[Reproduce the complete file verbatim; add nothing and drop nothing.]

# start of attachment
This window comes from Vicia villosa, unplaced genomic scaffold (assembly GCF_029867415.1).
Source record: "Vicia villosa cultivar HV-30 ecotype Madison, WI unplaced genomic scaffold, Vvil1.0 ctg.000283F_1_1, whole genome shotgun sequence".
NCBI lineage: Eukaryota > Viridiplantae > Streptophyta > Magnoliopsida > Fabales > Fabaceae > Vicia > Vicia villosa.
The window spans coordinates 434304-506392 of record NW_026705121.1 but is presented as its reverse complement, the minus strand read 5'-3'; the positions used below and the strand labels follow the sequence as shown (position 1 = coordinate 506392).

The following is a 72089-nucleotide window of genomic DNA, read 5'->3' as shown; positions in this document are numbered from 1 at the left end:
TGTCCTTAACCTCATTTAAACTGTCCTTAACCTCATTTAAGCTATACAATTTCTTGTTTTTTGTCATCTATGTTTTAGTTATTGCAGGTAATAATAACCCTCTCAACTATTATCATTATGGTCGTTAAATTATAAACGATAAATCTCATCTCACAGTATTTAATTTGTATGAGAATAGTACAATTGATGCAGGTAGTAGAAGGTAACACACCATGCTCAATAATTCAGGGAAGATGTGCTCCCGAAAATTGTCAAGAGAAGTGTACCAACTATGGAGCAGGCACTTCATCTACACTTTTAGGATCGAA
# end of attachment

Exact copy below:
This window comes from Vicia villosa, unplaced genomic scaffold (assembly GCF_029867415.1).
Source record: "Vicia villosa cultivar HV-30 ecotype Madison, WI unplaced genomic scaffold, Vvil1.0 ctg.000283F_1_1, whole genome shotgun sequence".
NCBI lineage: Eukaryota > Viridiplantae > Streptophyta > Magnoliopsida > Fabales > Fabaceae > Vicia > Vicia villosa.
The window spans coordinates 434304-506392 of record NW_026705121.1 but is presented as its reverse complement, the minus strand read 5'-3'; the positions used below and the strand labels follow the sequence as shown (position 1 = coordinate 506392).

The following is a 72089-nucleotide window of genomic DNA, read 5'->3' as shown; positions in this document are numbered from 1 at the left end:
TGTCCTTAACCTCATTTAAACTGTCCTTAACCTCATTTAAGCTATACAATTTCTTGTTTTTTGTCATCTATGTTTTAGTTATTGCAGGTAATAATAACCCTCTCAACTATTATCATTATGGTCGTTAAATTATAAACGATAAATCTCATCTCACAGTATTTAATTTGTATGAGAATAGTACAATTGATGCAGGTAGTAGAAGGTAACACACCATGCTCAATAATTCAGGGAAGATGTGCTCCCGAAAATTGTCAAGAGAAGTGTACCAACTATGGAGCAGGCACTTCATCTACACTTTTAGGATCGAA